His destination is Hell, after trying to kill himself as a child, tormented by the demonic visions he’d been gifted. Despite being resuscitated, he’s now to be punished for taking his own life.
It turns out that despite our retrospective rebranding of him as a 21st century liberal, God is more Old Testament than New, with more in common with Satan than we thought. He’s made a long-term deal with the devil that their half-breed demons and angels can influence humanity (we are but “finger puppets” says Beeman), without directly intervening. So throughout their long, drawn-out fight for our souls, they’ve been acting like Cold War superpowers, alternating backroom deals with proxy wars.
Angela (Rachel Weisz), whose devout sister Isabel has jumped off a roof, seems reasonably religious herself, trying to persuade the bishop to allow her sister a Catholic burial as she’s convinced Isabel would never commit suicide. Though at other times she claims she doesn’t believe in Satan. “You should, he believes in you” replies Constantine; a reminder of that old saying, that the greatest trick the devil ever played was making us think he didn’t exist.
Constantine and Angela get off to a shaky start. He’s incredibly rude, but soon strange happenings combined with Angela’s desperation to find out about her sister, mean he decides to help. What follows is a fight not just for Isabel, but ultimately everyone else too.
Tilda Swinton is a brilliantly needling and androgynous Archangel Gabriel, cool in a suit and tie. She enjoys reminding Constantine of his fate, mocking his attempts to buy his way into heaven if he can only send enough demons back to hell. (Which certainly lives up to its name; a post-nuclear, urban sprawl of fire and twisted metal under an orange sky, with souls screaming and demons springing.)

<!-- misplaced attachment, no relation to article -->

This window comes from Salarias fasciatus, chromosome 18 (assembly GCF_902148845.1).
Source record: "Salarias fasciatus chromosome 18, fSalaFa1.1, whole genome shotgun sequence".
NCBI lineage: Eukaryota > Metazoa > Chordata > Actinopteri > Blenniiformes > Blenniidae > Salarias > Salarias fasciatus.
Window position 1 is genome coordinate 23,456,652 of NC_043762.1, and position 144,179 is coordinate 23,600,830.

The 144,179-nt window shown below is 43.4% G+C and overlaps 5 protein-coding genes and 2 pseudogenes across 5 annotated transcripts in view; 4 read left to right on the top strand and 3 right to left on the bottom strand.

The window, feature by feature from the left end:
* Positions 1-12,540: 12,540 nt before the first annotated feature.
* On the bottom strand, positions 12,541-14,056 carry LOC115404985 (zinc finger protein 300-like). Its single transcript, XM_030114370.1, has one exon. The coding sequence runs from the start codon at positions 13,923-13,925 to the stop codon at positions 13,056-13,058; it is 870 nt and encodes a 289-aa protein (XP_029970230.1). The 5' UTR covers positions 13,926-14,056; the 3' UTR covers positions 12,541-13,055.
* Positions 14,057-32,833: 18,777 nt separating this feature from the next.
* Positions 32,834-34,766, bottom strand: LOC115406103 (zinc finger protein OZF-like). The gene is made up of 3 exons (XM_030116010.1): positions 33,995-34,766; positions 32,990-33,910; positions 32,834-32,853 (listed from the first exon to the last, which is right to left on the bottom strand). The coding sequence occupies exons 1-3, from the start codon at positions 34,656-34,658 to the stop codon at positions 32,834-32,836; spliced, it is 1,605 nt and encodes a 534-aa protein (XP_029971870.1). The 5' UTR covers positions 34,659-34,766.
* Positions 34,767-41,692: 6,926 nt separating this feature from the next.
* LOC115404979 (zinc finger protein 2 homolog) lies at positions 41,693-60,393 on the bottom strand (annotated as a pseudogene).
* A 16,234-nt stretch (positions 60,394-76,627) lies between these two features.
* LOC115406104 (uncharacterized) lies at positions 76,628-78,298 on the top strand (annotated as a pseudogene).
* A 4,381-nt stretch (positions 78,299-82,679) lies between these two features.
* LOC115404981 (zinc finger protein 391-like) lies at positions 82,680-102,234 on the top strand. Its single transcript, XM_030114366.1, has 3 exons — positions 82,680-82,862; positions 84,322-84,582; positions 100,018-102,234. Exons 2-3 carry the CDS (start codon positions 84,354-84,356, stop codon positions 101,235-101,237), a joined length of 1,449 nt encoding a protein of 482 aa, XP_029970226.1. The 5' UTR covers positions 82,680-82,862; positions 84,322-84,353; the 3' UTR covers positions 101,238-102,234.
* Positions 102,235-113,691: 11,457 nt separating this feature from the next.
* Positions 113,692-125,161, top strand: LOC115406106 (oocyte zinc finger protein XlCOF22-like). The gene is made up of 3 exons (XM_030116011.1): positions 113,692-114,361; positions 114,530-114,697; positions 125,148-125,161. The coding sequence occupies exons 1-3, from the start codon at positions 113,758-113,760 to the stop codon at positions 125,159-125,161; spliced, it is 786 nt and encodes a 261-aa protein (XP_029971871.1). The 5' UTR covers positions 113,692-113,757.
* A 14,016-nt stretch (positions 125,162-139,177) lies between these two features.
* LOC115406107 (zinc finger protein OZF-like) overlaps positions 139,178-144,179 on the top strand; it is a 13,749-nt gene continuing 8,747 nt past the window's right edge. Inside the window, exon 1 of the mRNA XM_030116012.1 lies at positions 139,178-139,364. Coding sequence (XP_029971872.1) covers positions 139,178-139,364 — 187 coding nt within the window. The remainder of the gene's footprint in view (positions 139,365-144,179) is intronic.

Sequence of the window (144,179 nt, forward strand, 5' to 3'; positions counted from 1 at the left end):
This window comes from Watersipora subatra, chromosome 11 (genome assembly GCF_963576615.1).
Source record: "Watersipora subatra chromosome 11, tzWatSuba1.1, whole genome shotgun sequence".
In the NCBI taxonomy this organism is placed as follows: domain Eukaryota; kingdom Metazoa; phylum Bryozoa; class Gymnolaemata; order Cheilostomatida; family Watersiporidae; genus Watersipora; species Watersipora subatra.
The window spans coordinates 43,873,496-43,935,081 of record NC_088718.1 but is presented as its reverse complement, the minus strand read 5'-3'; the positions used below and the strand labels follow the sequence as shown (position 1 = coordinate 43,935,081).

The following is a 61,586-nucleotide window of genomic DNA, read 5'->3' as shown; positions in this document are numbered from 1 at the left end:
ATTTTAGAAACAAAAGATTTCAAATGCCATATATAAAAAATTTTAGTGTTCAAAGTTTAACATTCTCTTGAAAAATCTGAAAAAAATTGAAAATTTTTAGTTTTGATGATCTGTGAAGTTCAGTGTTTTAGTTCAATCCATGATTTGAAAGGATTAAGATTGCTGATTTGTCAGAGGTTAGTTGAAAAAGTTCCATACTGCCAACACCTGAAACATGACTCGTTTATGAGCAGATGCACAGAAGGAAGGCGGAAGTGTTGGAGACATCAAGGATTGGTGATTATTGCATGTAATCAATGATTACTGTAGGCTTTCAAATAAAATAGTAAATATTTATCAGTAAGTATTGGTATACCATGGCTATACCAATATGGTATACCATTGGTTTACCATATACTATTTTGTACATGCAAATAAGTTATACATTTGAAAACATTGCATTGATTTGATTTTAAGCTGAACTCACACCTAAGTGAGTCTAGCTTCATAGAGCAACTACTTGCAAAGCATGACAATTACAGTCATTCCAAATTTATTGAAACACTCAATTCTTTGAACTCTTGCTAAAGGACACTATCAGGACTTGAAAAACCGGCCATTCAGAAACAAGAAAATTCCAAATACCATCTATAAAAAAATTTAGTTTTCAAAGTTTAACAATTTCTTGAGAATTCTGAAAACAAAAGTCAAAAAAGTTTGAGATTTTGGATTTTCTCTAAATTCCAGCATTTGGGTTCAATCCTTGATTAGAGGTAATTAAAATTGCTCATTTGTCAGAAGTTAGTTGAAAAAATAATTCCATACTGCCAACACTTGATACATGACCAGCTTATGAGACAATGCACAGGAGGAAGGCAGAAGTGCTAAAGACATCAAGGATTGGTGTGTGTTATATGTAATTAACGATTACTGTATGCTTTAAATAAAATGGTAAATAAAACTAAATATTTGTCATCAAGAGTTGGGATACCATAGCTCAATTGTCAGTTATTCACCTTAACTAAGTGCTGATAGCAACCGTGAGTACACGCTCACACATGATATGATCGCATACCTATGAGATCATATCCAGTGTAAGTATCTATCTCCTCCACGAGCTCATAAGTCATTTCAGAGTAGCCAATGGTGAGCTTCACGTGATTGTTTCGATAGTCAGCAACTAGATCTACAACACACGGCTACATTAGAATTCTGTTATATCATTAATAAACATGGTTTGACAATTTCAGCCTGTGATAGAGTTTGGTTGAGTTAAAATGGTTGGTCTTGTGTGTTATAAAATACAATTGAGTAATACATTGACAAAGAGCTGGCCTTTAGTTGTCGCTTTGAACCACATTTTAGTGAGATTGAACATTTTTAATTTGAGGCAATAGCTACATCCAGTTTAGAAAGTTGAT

Reeves is terrific as the forsaken, self-isolating dead man walking, still acting through desperate self-interest that he knows won’t work. Constantine’s flip-flopping as he becomes increasingly emotionally attached to Angela just amplifies his loneliness, while Weisz perfectly portrays that exquisite embarrassment of being the one pushing for more.
Gavin Rossdale plays half-breed demon Balthazar in a striped suit like an 80s city boy and he’s pretty ropy, unless he too is trying to convince us he’s a made-up joke.
Max Baker is a joy though – in only a handful of scenes, his character’s scholarly delight in ancient texts, and pride in his abilities to get hold of the weirdest and rarest religious artefacts, shines through: “Easy there, hero. That’s dragon’s breath!” I thought you couldn’t get it any more, questions Constantine. “Yeah, well, I know a guy who knows a guy…”
I first saw this film years ago and often I wasn’t entirely sure what was going on, or why they were where they were. Despite my continued love for it an accusation of style over substance has some merit. I didn’t find any more spiritual or filmic enlightenment this time around, though Constantine’s dark world, illuminated only by the click of his gold lighter, the callous streetlights of LA, or the burning fires of hell, is so beautifully created that doesn’t really matter.
Watch the Constantine trailer: